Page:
I want to perform but don’t want to go straight to a conservatoire

Lots of talented performers choose to do a degree first, in the knowledge that taking a postgraduate diploma at a conservatoire after a university degree is a tried-and-tested pathway to a professional career. With singers this can be particularly beneficial, giving their voices time to mature, but all kinds of instrumentalists decide to begin their training this way.

Alumni experiences

Gareth Treseder

Gareth Treseder is a Bristol graduate who went on to do his performance diploma at the Royal Welsh College. Now pursues a duel career as composer and performer. His music is published by the leading UK music publisher Boosey and Hawkes and he is currently touring with John Eliot Gardiner performing Monteverdi's L'Orfeo, Ulysses and The Coronation of Poppea.

"What I loved about studying at the University of Bristol was the sheer amount of composing and performing opportunities that were available. Writing works for the University of Bristol Church Choir and Bristol Cathedral Choir alongside my studies proved to be invaluable in honing my compositional skills. Receiving these commissions gave me the confidence to produce music that has since been premiered by choirs across the world, including the BBC Singers and St Helena’s Cathedral in Montana, and subsequently published by Boosey & Hawkes.

Furthermore, singing in as many ensembles as possible – the University Singers, the University Chamber Choir, Bristol Operatic Society, to name a few – helped to shape the discipline and skills required for a career as a chorister and soloist. In no small part due to these experiences, I have since performed alongside many celebrated choirs, including the Monteverdi Choir, in such prestigious venues as the Royal Albert Hall and Carnegie Hall."

Frederick Long

Frederick went on to a conservatoire after graduation but his singing career shaped towards opera. With engagements at many of the UK's major opera houses he is now well established in the profession as an exciting young bass-baritone.

"After enjoying a wide range of performance opportunities at Bristol in many different guises, it seemed my future lay as a singer. I completed four years' postgraduate study at the Royal Academy of Music, and a further year at the National Opera Studio. After two wonderful seasons with the Glyndebourne chorus, I am lucky enough to have worked as a principal for English National Opera, Scottish Opera, Opera Holland Park and the Royal Opera. Not to mention marrying Bristol music department alumna, Emily Vine!"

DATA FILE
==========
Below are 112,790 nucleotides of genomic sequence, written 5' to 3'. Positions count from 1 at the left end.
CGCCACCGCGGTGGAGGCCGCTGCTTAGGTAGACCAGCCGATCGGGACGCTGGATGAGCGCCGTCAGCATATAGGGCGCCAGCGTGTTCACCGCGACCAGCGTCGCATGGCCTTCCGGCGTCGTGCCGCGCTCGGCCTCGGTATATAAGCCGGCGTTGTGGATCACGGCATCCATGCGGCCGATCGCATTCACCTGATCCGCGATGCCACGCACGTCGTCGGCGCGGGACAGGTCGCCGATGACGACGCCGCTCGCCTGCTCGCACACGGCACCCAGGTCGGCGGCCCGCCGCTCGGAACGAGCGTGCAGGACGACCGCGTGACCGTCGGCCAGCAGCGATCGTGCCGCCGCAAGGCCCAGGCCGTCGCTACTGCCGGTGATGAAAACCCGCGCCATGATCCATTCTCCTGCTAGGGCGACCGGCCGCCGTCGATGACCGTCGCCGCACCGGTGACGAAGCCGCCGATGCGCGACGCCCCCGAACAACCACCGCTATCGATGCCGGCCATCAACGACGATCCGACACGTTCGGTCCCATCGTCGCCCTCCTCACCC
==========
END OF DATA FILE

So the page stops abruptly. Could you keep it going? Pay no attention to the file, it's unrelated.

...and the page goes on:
Lucy Griffiths

"I loved my time at Bristol and particularly enjoyed the conducting I did as a student. When I graduated, all I knew was that I wanted to pursue this.

A year later, I was awarded the Sinfonia ViVA Conducting Scholarship, which enabled me to do a Masters in Orchestral Conducting at the Birmingham Conservatoire. Soon after that, I started working at the University of Warwick as Assistant Director of Music, where I’m still in post seven years later. There is no music degree offered at the University, so my job is predominantly a conducting one. I am also Associate Conductor of the LSO Community and Youth Choirs, Musical Director of Severn Trent Water, and do a lot of freelance work as a conductor and animateur.

I feel very fortunate to work with a huge range of people in a variety of settings; over the last year I have worked with office choirs on Gareth Malone’s latest TV series, run choirs in prisons in Uganda for African Prisons Project, worked with young people, community choirs, professional musicians, and conducted everything from Snow Patrol to The Rite of Spring! There is never a shortage of new challenges and opportunities."

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